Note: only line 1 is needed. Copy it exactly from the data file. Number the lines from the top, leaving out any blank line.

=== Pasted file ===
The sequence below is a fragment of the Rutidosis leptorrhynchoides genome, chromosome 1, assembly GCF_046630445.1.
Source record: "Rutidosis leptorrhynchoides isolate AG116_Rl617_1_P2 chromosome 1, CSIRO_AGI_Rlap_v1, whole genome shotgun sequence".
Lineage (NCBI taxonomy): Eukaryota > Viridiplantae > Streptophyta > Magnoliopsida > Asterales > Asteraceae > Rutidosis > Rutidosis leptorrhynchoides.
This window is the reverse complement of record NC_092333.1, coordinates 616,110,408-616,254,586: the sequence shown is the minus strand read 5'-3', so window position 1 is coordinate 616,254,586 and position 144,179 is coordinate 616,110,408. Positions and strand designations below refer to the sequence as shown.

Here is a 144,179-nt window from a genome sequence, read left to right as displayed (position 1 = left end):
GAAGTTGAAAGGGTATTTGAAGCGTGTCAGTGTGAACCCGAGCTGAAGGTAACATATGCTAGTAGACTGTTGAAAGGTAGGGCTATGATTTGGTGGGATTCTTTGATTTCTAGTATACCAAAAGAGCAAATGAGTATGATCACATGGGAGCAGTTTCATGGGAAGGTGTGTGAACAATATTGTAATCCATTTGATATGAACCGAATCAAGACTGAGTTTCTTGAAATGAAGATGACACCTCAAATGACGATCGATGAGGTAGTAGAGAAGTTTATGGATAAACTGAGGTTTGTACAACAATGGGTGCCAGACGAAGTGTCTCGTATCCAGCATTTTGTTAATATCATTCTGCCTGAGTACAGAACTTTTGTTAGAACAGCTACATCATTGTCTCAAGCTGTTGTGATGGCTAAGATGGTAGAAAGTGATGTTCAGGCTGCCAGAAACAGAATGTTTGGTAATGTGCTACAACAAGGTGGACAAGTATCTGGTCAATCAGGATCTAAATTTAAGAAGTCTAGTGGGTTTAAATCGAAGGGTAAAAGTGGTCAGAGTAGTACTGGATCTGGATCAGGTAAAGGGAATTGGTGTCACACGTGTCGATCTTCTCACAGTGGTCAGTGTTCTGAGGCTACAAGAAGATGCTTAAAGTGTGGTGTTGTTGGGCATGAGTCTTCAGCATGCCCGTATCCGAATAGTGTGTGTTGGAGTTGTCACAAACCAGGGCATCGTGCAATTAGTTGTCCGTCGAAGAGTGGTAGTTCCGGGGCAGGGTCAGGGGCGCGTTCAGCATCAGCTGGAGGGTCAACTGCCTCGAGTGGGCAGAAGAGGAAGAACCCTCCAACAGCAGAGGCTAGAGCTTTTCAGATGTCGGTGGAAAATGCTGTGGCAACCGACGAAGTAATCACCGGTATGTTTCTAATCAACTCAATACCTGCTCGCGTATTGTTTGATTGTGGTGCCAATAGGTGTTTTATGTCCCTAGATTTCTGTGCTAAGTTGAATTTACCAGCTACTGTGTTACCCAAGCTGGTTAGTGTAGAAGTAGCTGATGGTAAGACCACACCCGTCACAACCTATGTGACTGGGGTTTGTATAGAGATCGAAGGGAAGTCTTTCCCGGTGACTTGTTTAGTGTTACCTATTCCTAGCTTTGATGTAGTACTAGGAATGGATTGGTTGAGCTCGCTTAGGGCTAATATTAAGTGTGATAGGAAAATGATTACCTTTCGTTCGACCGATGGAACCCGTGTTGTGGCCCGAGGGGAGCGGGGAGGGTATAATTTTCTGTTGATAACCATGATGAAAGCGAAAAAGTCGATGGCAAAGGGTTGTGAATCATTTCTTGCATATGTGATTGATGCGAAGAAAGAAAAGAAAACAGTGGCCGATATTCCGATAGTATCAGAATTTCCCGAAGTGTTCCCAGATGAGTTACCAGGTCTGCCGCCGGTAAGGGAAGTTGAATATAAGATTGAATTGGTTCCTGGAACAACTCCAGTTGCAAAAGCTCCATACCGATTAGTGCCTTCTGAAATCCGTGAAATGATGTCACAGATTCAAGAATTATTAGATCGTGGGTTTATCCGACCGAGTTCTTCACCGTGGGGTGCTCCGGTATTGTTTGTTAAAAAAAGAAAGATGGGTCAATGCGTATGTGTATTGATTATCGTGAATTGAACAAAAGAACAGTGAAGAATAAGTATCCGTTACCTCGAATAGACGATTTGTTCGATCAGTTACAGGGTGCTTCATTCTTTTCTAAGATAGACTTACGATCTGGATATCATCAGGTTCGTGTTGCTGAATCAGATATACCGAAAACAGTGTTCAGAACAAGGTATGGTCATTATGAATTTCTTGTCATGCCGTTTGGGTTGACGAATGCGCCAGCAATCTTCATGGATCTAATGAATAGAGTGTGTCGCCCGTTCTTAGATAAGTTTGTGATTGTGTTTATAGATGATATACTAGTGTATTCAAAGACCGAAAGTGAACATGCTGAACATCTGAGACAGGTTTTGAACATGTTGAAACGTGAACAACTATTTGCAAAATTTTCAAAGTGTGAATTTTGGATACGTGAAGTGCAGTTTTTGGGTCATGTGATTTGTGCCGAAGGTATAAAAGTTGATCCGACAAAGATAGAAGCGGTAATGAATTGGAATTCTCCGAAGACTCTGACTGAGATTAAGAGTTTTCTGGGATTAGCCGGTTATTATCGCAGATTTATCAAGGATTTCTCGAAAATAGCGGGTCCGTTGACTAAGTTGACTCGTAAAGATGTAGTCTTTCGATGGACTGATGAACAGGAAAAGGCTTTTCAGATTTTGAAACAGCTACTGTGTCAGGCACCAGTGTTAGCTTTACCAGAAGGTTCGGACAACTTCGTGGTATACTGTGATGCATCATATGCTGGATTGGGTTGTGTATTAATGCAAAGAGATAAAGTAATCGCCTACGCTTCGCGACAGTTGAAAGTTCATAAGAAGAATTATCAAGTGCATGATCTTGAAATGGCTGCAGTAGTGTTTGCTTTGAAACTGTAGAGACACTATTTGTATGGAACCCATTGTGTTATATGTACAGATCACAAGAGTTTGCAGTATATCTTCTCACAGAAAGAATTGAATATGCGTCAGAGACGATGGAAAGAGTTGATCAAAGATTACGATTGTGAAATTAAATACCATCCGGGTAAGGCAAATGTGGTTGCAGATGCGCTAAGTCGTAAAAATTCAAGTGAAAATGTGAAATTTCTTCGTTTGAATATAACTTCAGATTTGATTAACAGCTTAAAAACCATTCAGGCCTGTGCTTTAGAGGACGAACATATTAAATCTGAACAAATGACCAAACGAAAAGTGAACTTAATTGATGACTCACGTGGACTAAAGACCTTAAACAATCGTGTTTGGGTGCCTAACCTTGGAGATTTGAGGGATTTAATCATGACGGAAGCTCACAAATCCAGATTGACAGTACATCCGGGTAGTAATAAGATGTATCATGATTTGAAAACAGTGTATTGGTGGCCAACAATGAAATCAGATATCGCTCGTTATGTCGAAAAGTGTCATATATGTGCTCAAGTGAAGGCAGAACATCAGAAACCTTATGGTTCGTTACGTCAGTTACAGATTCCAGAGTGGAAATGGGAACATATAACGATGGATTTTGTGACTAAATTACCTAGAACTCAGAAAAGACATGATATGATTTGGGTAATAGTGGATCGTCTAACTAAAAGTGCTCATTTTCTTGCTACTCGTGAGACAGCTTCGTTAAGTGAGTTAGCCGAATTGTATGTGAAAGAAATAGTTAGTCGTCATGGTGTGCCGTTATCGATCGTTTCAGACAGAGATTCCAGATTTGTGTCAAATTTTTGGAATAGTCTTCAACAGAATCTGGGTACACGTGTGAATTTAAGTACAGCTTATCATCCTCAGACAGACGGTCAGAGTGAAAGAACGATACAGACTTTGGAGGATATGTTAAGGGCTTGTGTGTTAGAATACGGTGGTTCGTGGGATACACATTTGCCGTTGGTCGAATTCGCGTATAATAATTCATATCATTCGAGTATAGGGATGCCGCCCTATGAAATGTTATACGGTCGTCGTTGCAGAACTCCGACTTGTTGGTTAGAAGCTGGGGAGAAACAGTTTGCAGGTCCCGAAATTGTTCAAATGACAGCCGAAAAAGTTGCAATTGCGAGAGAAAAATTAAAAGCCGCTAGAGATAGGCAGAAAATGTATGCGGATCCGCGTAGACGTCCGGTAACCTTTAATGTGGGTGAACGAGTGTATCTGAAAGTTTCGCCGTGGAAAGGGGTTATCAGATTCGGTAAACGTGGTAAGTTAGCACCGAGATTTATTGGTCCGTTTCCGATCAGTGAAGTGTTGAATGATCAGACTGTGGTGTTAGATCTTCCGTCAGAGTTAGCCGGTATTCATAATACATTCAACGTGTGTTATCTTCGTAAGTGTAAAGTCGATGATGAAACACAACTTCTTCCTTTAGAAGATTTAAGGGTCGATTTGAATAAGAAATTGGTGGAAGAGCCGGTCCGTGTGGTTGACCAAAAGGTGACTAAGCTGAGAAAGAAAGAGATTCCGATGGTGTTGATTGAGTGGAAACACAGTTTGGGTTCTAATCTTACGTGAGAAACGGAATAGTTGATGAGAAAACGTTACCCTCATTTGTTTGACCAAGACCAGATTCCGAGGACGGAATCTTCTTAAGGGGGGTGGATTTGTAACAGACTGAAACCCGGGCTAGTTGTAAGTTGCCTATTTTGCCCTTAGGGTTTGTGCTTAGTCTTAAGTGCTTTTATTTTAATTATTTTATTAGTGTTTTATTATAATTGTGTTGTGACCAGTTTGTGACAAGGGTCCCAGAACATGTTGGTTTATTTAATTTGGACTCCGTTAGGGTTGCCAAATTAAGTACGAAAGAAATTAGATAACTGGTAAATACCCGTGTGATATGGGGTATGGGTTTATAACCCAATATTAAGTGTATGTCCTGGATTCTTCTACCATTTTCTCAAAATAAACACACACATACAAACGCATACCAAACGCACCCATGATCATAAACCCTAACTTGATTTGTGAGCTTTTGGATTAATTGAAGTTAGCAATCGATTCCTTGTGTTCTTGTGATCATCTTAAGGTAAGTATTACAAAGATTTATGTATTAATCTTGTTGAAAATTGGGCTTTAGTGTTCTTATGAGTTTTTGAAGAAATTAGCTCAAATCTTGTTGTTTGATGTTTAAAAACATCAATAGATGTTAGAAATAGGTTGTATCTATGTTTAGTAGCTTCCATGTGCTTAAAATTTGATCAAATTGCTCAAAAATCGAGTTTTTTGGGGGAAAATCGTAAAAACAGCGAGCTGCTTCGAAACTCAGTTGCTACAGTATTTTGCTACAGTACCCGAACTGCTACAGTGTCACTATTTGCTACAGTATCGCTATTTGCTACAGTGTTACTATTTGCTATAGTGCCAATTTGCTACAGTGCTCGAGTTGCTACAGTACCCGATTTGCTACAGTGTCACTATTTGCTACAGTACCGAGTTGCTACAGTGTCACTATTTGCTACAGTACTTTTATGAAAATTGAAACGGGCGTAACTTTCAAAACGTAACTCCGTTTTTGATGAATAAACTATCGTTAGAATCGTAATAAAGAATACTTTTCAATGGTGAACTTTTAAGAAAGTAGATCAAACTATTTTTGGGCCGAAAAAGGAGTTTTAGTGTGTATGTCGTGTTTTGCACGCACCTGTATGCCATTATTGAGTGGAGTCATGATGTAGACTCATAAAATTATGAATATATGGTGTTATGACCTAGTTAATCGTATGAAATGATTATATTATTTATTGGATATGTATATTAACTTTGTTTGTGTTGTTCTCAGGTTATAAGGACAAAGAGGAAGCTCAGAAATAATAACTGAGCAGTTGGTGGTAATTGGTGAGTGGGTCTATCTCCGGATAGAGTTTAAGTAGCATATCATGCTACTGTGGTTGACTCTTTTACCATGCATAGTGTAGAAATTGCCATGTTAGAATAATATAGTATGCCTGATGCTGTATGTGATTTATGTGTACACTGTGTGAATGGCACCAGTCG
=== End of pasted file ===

The sequence below is a fragment of the Rutidosis leptorrhynchoides genome, chromosome 1, assembly GCF_046630445.1.